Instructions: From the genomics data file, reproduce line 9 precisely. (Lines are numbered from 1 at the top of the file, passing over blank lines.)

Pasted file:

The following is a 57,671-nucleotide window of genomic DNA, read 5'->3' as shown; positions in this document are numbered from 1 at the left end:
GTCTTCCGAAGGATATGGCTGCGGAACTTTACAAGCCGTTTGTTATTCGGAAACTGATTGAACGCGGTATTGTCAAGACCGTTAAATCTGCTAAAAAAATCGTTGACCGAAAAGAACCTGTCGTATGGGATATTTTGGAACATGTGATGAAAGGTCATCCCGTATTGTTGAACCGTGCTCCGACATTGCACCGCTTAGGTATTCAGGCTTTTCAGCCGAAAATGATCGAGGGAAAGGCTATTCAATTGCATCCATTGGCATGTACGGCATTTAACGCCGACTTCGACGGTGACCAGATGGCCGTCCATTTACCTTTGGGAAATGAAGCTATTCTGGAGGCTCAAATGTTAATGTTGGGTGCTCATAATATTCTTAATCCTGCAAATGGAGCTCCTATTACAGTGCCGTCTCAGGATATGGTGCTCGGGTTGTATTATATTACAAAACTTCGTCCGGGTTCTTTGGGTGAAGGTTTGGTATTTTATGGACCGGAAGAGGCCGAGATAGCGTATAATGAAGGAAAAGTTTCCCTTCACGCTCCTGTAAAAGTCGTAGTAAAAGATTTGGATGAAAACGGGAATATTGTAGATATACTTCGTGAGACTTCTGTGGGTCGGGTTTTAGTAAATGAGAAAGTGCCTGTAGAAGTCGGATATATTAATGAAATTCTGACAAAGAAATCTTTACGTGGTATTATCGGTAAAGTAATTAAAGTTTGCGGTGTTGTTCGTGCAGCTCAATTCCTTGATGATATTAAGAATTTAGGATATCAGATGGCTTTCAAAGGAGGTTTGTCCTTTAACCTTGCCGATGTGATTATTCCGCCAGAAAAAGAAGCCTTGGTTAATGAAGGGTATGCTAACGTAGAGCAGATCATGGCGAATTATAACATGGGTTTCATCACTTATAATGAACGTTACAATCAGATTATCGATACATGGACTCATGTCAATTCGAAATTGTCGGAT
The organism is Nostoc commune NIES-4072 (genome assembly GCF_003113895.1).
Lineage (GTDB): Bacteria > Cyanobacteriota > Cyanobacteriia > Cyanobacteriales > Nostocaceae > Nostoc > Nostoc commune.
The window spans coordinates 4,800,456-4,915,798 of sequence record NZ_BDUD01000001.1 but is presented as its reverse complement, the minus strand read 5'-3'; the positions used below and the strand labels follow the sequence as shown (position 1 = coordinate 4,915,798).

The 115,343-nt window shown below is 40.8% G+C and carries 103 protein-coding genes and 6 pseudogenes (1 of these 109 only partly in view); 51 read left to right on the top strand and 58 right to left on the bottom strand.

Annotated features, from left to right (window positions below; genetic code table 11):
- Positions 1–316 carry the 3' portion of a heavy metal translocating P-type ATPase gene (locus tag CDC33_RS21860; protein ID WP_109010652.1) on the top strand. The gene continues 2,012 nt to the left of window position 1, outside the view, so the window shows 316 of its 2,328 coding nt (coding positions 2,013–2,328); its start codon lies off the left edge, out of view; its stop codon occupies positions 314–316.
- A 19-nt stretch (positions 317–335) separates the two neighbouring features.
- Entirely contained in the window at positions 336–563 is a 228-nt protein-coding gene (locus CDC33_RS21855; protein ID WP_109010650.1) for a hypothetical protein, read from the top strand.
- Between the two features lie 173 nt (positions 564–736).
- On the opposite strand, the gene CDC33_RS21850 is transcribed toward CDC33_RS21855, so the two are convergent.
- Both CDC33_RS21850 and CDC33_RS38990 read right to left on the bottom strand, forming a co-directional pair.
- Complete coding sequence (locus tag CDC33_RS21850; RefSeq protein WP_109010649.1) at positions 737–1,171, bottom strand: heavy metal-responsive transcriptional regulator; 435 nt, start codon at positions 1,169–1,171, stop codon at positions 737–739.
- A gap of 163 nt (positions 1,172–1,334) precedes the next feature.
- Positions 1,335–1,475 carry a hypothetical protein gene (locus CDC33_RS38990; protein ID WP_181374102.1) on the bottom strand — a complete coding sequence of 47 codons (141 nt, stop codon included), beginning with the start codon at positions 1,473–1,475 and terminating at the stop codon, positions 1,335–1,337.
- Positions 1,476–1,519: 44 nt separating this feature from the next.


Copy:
- A 19-nt stretch (positions 317–335) separates the two neighbouring features.